Are All Women Like That??? COSI FAN TUTTE at Temple University

by Dominic Santos

Temple University’s Opera Theater opened their fall opera, Mozart’s COSI FAN TUTTE, on Friday November 19th. Directed by Marc Astafan and conducted by Andrew Altenbach, the opera was acted by both graduate and under-grad voice students. It is sung in Italian but subtitles were provided. The story takes place in 18th century Naples.

from top running clockwise: Ekaterina Steysuk as Fiordiligi, David Koh as Ferrando, Crystal Charles as Dorabella, and Chad Somers as Guglielmo in Temple University Opera Theater production of Mozart's COSI FAN TUTTE.

The original plot follows two soldiers, Guglielmo and Ferrando. They are betrothed to sisters, Fiordiligi and Dorabella. Don Alfonso, an old philosopher, bets the men that they’re women, like all women (his words, not mine), will not be faithful to them if they were to go to war. The soldiers accept his wager. Don Alfonso tells the sisters that their fiancés are sent to war. The soldiers later return, only in disguise as mustached Albanian men and they seduce each other’s lovers. Fiordiligi and Dorabella are oblivious to the bet and the fact these foreign men are actually their own. They vow to remain faithful to their lovers but as the opera proceeds, their feelings win the best of them and they promise to marry the “Albanian” men in a double wedding. Meanwhile, the maid of the sisters, Despina, is in on the bet as well. Don Alfonso pays her off so that she may help him win the bet.

The translation of COSI FAN TUTTE is “all women are like that.” Based on the original plot, the word “that” may signify other words such as untrustworthy, fickle, wishy-washy, and/or ignorant. Sounds sexist, doesn’t it? The director, Marc Astafan, agreed that the title translation was a little bit on the chauvinistic side so he thought, “Hey! Why not change the plot?” He did this by having the sisters eavesdrop on the soldiers’ private conversations with Don Alfonso, making them aware of the bet and the faux Albanians, while making them appear more intelligent.

I applaud the director for using his dramatic license and taking a risk, however, I feel it was unsuccessful. Although the plot changed, the score and libretto did not, which made the plot and the material inconsistent. If the sister’s knew about the bet and he wanted them to appear to be “intelligent and cunning,” why would they let their feelings get the best of them and fall for each other’s fiancés? Also, I was waiting for the sisters to tell the soldiers and Don Alfonso that they knew about the hoax and for the women to come out victorious but no such thing happened and it left me and my friends very confused.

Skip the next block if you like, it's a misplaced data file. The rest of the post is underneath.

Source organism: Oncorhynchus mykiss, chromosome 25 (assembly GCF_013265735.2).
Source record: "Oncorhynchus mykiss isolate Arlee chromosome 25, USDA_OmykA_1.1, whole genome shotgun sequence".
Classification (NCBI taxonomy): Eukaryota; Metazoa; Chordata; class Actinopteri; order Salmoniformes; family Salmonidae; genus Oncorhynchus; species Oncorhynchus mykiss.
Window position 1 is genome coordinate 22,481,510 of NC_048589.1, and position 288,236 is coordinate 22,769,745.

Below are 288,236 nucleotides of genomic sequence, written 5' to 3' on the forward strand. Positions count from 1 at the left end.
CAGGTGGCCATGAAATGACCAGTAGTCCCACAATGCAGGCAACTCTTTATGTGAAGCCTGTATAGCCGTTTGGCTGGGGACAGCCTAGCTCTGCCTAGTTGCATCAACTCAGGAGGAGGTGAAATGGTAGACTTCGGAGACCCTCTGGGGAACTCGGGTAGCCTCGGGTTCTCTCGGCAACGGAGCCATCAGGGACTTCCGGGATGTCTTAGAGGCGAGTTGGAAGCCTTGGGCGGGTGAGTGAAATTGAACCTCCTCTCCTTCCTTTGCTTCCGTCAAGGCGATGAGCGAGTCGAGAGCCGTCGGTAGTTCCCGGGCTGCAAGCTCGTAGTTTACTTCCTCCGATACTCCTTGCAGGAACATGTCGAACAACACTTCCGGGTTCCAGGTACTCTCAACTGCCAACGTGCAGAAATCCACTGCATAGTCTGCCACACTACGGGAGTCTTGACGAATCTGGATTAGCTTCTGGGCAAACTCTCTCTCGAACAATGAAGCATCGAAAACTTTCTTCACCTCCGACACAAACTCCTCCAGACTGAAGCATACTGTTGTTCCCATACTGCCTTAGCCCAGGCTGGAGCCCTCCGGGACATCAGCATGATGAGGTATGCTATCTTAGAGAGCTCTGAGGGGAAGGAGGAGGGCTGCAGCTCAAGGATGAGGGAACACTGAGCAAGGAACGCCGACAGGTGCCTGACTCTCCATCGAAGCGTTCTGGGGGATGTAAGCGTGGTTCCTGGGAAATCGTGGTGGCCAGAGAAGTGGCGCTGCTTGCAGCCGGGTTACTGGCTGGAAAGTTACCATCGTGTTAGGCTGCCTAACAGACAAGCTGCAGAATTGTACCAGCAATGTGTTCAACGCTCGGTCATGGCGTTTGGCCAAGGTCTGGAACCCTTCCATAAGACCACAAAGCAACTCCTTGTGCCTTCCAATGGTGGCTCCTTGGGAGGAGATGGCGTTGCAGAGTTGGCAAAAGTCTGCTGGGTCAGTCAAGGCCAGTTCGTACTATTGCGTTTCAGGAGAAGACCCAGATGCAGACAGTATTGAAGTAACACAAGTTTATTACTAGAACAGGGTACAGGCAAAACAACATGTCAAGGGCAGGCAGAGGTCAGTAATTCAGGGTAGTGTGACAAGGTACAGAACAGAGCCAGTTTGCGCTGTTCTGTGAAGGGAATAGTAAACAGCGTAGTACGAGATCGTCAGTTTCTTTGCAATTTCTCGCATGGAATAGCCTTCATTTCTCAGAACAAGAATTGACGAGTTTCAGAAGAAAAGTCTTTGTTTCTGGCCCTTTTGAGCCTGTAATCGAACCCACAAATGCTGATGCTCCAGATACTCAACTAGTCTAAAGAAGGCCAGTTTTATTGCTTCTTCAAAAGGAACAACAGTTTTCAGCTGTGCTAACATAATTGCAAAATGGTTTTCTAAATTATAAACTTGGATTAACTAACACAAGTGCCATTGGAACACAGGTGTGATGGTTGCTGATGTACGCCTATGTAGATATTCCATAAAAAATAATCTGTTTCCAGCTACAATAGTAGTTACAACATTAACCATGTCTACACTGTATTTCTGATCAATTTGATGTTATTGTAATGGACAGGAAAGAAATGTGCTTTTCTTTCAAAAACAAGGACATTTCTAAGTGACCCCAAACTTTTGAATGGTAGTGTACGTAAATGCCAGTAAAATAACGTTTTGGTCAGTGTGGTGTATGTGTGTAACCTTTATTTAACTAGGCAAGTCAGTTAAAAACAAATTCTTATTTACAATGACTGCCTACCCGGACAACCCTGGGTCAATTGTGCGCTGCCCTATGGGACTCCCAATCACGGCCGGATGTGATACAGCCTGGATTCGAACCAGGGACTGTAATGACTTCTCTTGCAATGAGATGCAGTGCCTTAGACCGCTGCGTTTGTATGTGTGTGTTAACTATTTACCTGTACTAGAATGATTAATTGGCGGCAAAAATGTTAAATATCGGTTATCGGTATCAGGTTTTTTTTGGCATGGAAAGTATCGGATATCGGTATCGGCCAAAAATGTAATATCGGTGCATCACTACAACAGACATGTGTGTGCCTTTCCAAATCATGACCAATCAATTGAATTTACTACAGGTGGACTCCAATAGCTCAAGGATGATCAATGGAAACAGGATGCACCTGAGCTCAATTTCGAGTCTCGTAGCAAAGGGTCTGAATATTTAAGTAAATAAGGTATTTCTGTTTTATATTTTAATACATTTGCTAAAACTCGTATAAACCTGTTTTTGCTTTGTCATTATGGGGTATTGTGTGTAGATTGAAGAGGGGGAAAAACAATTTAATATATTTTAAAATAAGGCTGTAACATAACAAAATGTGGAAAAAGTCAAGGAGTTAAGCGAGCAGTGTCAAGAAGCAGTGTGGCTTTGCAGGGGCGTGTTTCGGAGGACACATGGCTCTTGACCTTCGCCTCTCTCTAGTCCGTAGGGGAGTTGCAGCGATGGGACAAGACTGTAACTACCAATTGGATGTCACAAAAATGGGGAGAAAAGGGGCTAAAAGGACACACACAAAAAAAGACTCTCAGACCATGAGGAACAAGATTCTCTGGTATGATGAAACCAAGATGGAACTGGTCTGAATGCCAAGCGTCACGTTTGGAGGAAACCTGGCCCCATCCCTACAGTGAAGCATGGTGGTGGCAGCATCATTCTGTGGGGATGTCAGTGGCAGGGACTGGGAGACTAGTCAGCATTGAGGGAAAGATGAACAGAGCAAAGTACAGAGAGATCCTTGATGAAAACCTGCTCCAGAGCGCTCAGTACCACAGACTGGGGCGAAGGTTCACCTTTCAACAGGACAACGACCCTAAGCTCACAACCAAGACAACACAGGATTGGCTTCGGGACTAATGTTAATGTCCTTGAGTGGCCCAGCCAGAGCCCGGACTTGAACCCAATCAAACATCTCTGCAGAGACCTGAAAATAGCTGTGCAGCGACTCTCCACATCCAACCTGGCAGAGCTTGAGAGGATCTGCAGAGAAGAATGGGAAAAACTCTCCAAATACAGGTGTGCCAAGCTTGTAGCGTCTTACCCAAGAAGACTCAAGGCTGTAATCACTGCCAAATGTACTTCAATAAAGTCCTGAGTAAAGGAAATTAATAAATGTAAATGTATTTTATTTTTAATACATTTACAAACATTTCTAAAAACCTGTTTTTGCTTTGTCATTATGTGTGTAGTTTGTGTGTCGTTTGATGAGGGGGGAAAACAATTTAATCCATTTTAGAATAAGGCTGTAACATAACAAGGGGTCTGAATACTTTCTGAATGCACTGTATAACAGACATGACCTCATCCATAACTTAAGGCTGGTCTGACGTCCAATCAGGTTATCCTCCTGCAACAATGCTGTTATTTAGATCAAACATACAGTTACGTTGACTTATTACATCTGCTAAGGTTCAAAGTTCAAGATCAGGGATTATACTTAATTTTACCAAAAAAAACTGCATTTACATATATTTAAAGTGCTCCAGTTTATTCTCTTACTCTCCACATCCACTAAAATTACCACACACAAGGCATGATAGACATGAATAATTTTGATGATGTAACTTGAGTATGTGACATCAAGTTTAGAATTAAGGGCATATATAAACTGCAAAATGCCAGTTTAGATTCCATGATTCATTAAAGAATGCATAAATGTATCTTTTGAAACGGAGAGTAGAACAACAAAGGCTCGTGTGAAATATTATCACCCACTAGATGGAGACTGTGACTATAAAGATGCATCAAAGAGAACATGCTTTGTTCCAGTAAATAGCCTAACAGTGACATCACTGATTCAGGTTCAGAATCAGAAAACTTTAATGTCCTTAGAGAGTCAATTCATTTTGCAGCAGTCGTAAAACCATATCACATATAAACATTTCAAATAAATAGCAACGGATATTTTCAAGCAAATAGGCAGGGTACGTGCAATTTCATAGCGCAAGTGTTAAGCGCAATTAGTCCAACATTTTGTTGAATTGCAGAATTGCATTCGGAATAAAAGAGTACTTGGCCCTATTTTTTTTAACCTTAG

The disoriented plot did not overshadow the great performances by the six principal characters and a chorus of twelve. The principals were double cast and each actor will get one show (one on Friday and one on Sunday.) I was very fortunate to see the principals I saw on Friday. Bass, Clayton Mathews as Don Alfonso was great. His low, rich tone left nothing to be desired and I was very happy every time he sang. The maid, Despina, was sung by soprano, Rachel Zatcoff. Ms. Zatcoff was a joy to watch and listen to. She played the comic relief very well and held great composure when a certain mustache unintentionally fell off her face. The sisters, Fiordiligi and Dorabella were sung by soprano, Ekaterina Stetsyuk and mezzo-soprano, Crystal Charles. The women sung beautifully together and separately. However, I would have loved to have seen more energy from Ms. Stetsyuk. Her voice was beautiful but the two arias she sang left a little to be desired. The soldiers, Ferrando and Guglielmo were sung by tenor, David Koh and baritone, Adam Barta. Mr. Koh’s lyric tenor voice was exquisite and soared through the theater. Adam Barta has a great career ahead of him. He was the most convincing of the six and his aria in Act II was the showstopper for me. He also held great composure when he, dressed as an Albanian, gives Dorabella his medal and the medal incidentally falls off its ribbon and onto the floor. Mr. Barta brilliantly covers this by stuffing both the medal and ribbon down Dorabella’s cleavage. The Met is calling your name Mr. Barta.

Mr. Andrew Altenbach conducted the 37 piece orchestra with pride. I found myself watching him instead of the opera sometimes. The student filled orchestra sounded very professional and I’m sure Mozart would’ve been very proud that they played his beautiful score very well.

The set design (set designer unknown) and the lighting designed by Adam Macks complimented each other very well. The lovely garden was constructed beautifully and accurately. I believed it was a garden in Naples in the 18th century. The beautiful costumes were designed by Connie Koppe. Ms. Koppe definitely had her work cut out for her designing this opera with so many different costumes but she did it effortlessly.

Temple should be very proud, not only of this production, but the fact they are still keeping the art of opera alive and they are doing it well.

Score by Woflgang Amadeus Mozart
Libretto by Lorenzo Da Ponte
Directed by Marc Astafan
Conducted by Andrew Altenbach
Producer: Jamie Johnson
Friday, November 19, 2010 7:30 p.m.
Sunday, November 21, 2010 3:00 p.m.
Temple University Opera Theater
Boyer College of Music and Dance
Tomlinson Theater
NW Corner 13th and Norris Streets
Philadelphia PA

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